Photo by David Rauzi
Pictured at Saturday’s Century Farm ceremony are (L-R) Jeffrey, Mollie, Brendan and Dereck Arnzen; seated is Dorothy Schmidt.
As of Tuesday, September 12, 2017
COTTONWOOD Prominently displayed last Saturday was a photo of Joseph and Mary Wemhoff. It was appropriate to have them here, said Earl Bennett, Dist. 2 trustee, Idaho State Historical Society (ISHS).
“John and Mary stood here 100 years ago and looked out over the prairie, wondering what they had gotten themselves into,” Bennett said.
That beginning established a family legacy, recognized Sept. 9 when the Brendan and Mollie Arnzen Family Farm was recognized as an Idaho Century Farm through ISHS and the Idaho Department of Agriculture.
Established in 1990, the program recognizes the importance of Idaho’s farming pioneers by designating farms or ranches that have been in the same family for at least 100 years, and that include 40 acres or more of the original land parcel. More than 400 Century Farms have been recognized since, of which about 25 are in Idaho County.
“This is about the 10th we’ve done on the prairie, and it’s always a great place to come,” Bennett said. This is the third one the ISHS has awarded to an Arnzen family, and considering the census data, “I know there are a lot more of them out there,” he laughed.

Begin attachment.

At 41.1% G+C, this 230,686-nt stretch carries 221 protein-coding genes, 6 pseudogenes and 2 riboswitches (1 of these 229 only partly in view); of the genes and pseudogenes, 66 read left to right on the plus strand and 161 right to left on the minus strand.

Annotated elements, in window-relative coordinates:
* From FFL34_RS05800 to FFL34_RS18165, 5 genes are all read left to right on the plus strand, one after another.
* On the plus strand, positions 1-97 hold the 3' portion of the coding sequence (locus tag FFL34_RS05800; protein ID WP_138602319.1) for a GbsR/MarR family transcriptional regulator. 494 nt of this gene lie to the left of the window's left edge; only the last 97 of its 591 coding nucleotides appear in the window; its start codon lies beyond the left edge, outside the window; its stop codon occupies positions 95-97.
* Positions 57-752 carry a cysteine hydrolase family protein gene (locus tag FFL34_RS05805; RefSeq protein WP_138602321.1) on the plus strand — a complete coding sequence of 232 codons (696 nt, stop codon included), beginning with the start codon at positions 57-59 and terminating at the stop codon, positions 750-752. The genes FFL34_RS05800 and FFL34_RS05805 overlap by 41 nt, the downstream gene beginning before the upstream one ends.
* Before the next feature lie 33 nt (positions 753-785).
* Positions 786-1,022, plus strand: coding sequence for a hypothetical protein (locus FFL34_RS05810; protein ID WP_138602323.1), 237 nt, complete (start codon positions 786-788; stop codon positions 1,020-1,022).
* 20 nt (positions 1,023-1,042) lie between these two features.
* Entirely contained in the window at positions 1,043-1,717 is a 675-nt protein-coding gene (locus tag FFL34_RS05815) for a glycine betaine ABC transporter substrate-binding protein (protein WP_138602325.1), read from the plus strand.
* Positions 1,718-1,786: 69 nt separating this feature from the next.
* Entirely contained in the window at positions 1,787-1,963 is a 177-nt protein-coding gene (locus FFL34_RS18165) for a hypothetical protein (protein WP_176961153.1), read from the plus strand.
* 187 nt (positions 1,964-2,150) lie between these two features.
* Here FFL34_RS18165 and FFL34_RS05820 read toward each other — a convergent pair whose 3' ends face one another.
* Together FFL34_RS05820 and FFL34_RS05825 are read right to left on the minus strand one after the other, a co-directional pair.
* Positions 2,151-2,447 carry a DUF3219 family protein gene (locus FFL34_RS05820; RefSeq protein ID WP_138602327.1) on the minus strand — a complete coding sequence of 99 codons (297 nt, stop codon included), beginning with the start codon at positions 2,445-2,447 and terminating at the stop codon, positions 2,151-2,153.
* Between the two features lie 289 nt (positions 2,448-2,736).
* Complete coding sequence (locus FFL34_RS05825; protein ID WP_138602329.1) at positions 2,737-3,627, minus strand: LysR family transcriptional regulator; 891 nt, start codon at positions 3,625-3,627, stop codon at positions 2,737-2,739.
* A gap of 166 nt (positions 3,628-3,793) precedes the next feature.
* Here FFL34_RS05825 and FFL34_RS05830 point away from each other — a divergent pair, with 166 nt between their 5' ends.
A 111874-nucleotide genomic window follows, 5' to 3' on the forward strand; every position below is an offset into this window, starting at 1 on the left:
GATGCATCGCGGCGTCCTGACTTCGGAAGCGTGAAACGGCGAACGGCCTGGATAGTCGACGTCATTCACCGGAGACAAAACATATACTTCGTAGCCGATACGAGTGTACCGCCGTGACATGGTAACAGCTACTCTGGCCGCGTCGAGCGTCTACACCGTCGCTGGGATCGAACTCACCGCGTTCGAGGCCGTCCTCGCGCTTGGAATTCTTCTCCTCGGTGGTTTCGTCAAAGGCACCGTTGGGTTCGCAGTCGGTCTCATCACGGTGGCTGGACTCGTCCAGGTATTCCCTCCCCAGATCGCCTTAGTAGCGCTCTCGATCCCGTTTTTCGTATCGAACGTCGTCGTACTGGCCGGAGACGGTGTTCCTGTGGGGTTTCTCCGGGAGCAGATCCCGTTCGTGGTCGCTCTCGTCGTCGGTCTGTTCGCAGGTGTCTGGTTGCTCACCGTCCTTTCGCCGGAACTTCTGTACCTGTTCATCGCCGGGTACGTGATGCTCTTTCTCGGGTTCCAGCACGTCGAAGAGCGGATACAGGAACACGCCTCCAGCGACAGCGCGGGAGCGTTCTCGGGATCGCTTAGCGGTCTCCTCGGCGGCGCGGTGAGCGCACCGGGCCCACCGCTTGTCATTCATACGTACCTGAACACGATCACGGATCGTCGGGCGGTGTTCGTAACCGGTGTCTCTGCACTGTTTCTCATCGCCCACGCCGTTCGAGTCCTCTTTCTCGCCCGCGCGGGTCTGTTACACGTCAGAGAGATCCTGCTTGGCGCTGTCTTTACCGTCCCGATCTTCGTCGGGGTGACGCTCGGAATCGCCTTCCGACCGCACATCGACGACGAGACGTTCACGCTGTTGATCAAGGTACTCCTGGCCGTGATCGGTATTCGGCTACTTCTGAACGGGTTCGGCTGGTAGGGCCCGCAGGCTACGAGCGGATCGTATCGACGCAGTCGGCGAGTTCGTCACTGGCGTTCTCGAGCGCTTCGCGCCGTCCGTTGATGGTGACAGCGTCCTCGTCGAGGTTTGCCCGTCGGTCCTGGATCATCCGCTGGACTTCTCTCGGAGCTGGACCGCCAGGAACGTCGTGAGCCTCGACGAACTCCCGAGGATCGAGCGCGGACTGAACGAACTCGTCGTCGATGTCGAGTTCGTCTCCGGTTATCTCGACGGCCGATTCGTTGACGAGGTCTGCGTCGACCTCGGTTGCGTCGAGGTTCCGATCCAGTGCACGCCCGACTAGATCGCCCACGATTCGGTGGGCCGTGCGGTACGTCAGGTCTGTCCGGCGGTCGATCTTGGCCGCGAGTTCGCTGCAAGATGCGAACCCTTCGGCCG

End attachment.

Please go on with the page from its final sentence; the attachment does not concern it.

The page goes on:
John and Mary moved from Nebraska in 1917 and purchased their first 80 acres for $225, and they raised cattle, hogs, grain and chickens, “and 11 kids,” Bennett said. Daughter, Margaret, married Lawrence Arnzen, and another daughter, Dorothy, married Virgil Schmidt. John died in 1967 and the operation was taken over by Virgil and Dorothy. When Virgil died in 1998, the place was taken over by Brendan and Mollie.
More than 90 members – overall, five generations were represented — of the Arnzen and Wemhoff families, and friends, attended Saturday afternoon’s recognition ceremony, packing the double garage on the family farm just north of Cottonwood. Among those present was Dorothy, 92.
Brendan spoke for the family, recognizing the relatives who attended and the legacy they proudly maintain from the start given it by John and Mary 100 years ago. That was recognized by Cheri Holthaus of Cottonwood, one of Dorothy’s daughters.
“Thank you for keeping the place up so nice,” Holthaus said. “We had a great childhood here. It was a wonderful life.”
“This is a working farm,” Brendan said, that produces hay, wheat and cattle. The barn and machine shed are the only remaining original structures from when the Wemhoffs first started; the house was built in 1929. Brendan and Molly have two sons: Dereck, a senior at Prairie High School; and Jeffrey, 8th grader.